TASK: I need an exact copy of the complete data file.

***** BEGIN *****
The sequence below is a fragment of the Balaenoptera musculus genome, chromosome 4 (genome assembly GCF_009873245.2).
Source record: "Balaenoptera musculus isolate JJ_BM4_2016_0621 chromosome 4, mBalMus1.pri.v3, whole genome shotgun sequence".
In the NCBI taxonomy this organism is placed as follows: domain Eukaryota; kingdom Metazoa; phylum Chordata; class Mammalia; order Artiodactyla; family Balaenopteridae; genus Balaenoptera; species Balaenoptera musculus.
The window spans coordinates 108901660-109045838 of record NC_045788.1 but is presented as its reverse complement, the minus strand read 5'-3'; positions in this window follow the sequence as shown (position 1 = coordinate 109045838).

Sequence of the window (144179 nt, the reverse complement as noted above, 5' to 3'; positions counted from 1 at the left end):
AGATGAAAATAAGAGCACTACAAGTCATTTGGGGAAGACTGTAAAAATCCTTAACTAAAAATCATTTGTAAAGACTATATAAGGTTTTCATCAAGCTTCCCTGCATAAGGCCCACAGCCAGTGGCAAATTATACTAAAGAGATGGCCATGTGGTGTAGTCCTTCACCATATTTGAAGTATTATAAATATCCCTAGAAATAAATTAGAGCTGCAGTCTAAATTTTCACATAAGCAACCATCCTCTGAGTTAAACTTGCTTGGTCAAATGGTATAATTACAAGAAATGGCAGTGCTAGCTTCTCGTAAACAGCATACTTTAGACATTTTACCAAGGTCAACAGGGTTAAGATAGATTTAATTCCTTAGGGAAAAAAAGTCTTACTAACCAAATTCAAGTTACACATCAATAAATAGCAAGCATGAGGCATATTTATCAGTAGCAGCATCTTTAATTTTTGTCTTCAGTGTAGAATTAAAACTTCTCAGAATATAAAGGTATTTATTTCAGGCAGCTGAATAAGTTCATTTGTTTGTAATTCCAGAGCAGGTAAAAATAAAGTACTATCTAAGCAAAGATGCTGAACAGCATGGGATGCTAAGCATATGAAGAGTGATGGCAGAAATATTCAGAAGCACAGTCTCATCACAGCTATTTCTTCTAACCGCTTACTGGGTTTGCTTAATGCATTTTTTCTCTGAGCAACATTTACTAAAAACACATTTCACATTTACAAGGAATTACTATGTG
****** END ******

The sequence below is a fragment of the Balaenoptera musculus genome, chromosome 4 (genome assembly GCF_009873245.2).
Source record: "Balaenoptera musculus isolate JJ_BM4_2016_0621 chromosome 4, mBalMus1.pri.v3, whole genome shotgun sequence".
In the NCBI taxonomy this organism is placed as follows: domain Eukaryota; kingdom Metazoa; phylum Chordata; class Mammalia; order Artiodactyla; family Balaenopteridae; genus Balaenoptera; species Balaenoptera musculus.
The window spans coordinates 108901660-109045838 of record NC_045788.1 but is presented as its reverse complement, the minus strand read 5'-3'; positions in this window follow the sequence as shown (position 1 = coordinate 109045838).

Sequence of the window (144179 nt, the reverse complement as noted above, 5' to 3'; positions counted from 1 at the left end):
AGATGAAAATAAGAGCACTACAAGTCATTTGGGGAAGACTGTAAAAATCCTTAACTAAAAATCATTTGTAAAGACTATATAAGGTTTTCATCAAGCTTCCCTGCATAAGGCCCACAGCCAGTGGCAAATTATACTAAAGAGATGGCCATGTGGTGTAGTCCTTCACCATATTTGAAGTATTATAAATATCCCTAGAAATAAATTAGAGCTGCAGTCTAAATTTTCACATAAGCAACCATCCTCTGAGTTAAACTTGCTTGGTCAAATGGTATAATTACAAGAAATGGCAGTGCTAGCTTCTCGTAAACAGCATACTTTAGACATTTTACCAAGGTCAACAGGGTTAAGATAGATTTAATTCCTTAGGGAAAAAAAGTCTTACTAACCAAATTCAAGTTACACATCAATAAATAGCAAGCATGAGGCATATTTATCAGTAGCAGCATCTTTAATTTTTGTCTTCAGTGTAGAATTAAAACTTCTCAGAATATAAAGGTATTTATTTCAGGCAGCTGAATAAGTTCATTTGTTTGTAATTCCAGAGCAGGTAAAAATAAAGTACTATCTAAGCAAAGATGCTGAACAGCATGGGATGCTAAGCATATGAAGAGTGATGGCAGAAATATTCAGAAGCACAGTCTCATCACAGCTATTTCTTCTAACCGCTTACTGGGTTTGCTTAATGCATTTTTTCTCTGAGCAACATTTACTAAAAACACATTTCACATTTACAAGGAATTACTATGTG